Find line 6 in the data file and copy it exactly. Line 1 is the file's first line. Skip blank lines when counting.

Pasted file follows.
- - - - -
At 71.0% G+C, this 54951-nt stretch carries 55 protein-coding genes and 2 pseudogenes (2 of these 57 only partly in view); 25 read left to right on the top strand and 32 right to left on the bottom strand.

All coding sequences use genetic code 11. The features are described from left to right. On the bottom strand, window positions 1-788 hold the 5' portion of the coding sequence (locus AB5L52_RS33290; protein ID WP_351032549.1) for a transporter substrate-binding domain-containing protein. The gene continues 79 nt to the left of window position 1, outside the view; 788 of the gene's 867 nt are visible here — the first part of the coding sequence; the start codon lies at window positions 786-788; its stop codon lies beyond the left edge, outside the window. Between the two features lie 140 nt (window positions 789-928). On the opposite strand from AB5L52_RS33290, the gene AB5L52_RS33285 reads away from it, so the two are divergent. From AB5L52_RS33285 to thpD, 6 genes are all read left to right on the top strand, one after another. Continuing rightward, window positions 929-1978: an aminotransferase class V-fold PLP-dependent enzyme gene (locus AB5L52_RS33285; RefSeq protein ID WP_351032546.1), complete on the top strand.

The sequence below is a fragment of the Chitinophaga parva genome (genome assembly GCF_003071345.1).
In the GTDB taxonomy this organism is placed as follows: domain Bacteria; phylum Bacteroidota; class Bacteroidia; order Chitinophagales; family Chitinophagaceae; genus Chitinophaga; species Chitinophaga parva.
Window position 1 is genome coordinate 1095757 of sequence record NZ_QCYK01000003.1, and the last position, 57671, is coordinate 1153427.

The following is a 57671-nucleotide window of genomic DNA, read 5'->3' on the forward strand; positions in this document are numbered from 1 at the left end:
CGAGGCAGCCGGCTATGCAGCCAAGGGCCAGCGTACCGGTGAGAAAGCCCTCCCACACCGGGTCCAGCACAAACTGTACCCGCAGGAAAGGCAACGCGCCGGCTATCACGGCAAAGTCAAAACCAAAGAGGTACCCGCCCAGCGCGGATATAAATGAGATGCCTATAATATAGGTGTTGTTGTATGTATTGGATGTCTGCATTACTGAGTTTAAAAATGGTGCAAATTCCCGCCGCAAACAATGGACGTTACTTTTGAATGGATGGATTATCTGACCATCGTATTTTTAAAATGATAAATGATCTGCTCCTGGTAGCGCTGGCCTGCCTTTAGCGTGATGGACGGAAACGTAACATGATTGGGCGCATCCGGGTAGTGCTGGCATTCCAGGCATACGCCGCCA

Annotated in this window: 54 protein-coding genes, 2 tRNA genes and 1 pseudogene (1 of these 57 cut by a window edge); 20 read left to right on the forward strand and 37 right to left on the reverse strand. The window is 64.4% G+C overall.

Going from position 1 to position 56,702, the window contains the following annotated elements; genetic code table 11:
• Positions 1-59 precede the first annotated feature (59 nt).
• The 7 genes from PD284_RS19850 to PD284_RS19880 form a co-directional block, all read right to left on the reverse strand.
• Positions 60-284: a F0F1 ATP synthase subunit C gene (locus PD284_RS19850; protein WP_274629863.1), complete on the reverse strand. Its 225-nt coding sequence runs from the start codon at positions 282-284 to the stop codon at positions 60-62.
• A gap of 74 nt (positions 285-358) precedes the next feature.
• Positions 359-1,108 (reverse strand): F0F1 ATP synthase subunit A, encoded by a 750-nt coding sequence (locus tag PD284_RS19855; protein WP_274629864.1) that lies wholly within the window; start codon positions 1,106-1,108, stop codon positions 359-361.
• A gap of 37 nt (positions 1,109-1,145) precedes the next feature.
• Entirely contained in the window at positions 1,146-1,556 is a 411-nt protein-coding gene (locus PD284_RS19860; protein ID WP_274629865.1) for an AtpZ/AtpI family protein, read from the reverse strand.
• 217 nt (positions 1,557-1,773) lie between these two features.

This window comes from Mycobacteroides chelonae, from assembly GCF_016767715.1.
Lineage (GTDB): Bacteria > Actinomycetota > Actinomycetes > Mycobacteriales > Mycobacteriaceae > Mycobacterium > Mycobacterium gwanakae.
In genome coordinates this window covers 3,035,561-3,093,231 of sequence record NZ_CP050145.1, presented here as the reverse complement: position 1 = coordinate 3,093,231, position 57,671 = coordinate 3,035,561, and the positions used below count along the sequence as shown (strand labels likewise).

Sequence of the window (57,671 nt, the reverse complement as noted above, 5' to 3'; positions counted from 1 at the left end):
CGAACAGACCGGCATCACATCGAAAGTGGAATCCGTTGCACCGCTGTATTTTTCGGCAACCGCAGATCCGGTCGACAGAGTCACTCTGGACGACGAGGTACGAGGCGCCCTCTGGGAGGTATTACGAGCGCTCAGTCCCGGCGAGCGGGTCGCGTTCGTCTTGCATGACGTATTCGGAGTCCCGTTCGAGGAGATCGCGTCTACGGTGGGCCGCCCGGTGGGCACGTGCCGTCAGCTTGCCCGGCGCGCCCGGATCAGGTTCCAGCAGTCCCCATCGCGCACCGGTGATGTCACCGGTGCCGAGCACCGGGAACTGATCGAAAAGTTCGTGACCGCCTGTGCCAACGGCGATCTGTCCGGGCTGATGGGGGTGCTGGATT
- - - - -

The following is a 57671-nucleotide window of genomic DNA, read 5'->3' on the forward strand; positions in this document are numbered from 1 at the left end: